Gbowee publically lambasted Sirleaf for failing to fight corruption and nepotism in Liberia. Liberia’s Truth and Reconciliation Commission even put Sirleaf on a list of 52 people who should be sanctioned for committing war crimes for supporting former Liberian warlord and President Charles Taylor in the late 1980s.
Since winning the Prize, Obama signed the National Defense Authorization Act into law, making it legal to indefinitely detain US citizens. There are also the deadly drone wars in Yemen and Pakistan, the war waged in Libya, the Afghan surge and a secret "kill list” revealed this year by The New York Times, which grants a select few American officials the option to mark perceived national security threats – foreign citizens or otherwise – for assassination. Ironic, yes, but they never could have known.
But it was certainly comical to award it to Le Duc Tho and Henry Kissinger over the Vietnam war. Henry Kissinger was a borderline war criminal for his decision to bomb non-combatant Cambodia. It caused that country to be taken over by the Khmer Rouge, at the cost of the deaths of 15% of its population. So in fact Le Duc Tho, the Vietnamese politician who refused the award, was the one with the greater dignity and ethics.
Similarly, the award to Yasser Arafat, Shimon Peres and Yitzhak Rabin over the troubles in West Asia was also, to put it mildly, awkward, as there has been no sign of any peace in those parts then or even later.
It is widely believed that the biggest omission was Mahatma Gandhi, who was nominated in 1937, 1938, 1939, 1947, and 1948, but never moved the Committee enough to give him the award. But look at the history of the winners:
1948: No-one. Unwilling to alter rules that the prize could not be awarded posthumously, the committee declared there to be ‘no suitable living candidate’ in the year Mahatma Gandhi was assassinated.
1961: Dag Hammarskjold. Despite its Gandhi stance, the committee awarded the prize to the Swedish diplomat, the second secretary general of the United Nations, after his death months earlier in a plane crash en route to ceasefire negotiations in Zambia. He remains the only posthumous laureate.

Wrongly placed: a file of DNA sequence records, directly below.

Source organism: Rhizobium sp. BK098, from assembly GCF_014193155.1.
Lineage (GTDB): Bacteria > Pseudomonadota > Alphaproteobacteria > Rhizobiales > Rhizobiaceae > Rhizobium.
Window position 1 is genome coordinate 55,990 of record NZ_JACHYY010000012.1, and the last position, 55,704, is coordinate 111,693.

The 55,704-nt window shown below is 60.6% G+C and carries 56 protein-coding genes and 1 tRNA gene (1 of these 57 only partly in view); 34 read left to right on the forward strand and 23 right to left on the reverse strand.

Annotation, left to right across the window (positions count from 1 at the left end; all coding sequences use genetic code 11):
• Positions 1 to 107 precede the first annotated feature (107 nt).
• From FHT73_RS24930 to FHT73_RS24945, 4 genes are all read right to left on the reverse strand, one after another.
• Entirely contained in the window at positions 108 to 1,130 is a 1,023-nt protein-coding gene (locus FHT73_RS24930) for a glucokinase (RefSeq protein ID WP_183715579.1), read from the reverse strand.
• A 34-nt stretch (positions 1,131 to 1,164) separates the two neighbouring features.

1973: Henry Kissinger. The former US secretary of state, national security adviser and architect of the Richard Nixon administration’s policies in Vietnam was awarded the prize jointly with Vietnamese revolutionary Le Duc Tho for a ceasefire that would ultimately prove short-lived.
1994: Yasser Arafat, Yitzhak Rabin and Shimon Peres. In an award meant to celebrate the prize’s commitment to honouring those who turn from a path of violence to peace, Kare Kristiansen, a Norwegian member of the committee, resigned in protest, dubbing Palestinian leader Arafat a terrorist.
Mindful of how detractors back home could use the prize as a stick to beat him with, Obama gave an acceptance speech extolling the power of the US military to do good.
2002: Jimmy Carter. The one-term US president was awarded the prize for what the committee described as decades of peaceful solutions to conflicts. The prize coincided with the then US president George Bush making preparations for the invasion of Iraq.
2004: Wangari Maathai. The Kenyan activist was honoured for promoting sustainable development, democracy and peace, but had been accused of claiming HIV/Aids was spread deliberately in Africa by Western scientists.
2007: Al Gore. The former US vice-president and presidential candidate shared the prize with the UN’s Intergovernmental Panel on Climate Change, but attracted controversy on the grounds the environmental work was not related to conflict.
2008: Martti Ahtisaari. The committee was largely tipped to award the prize to a Chinese dissident (it eventually did two years later) but threw a traditional curveball to honour the Finnish diplomat and former prime minister instead.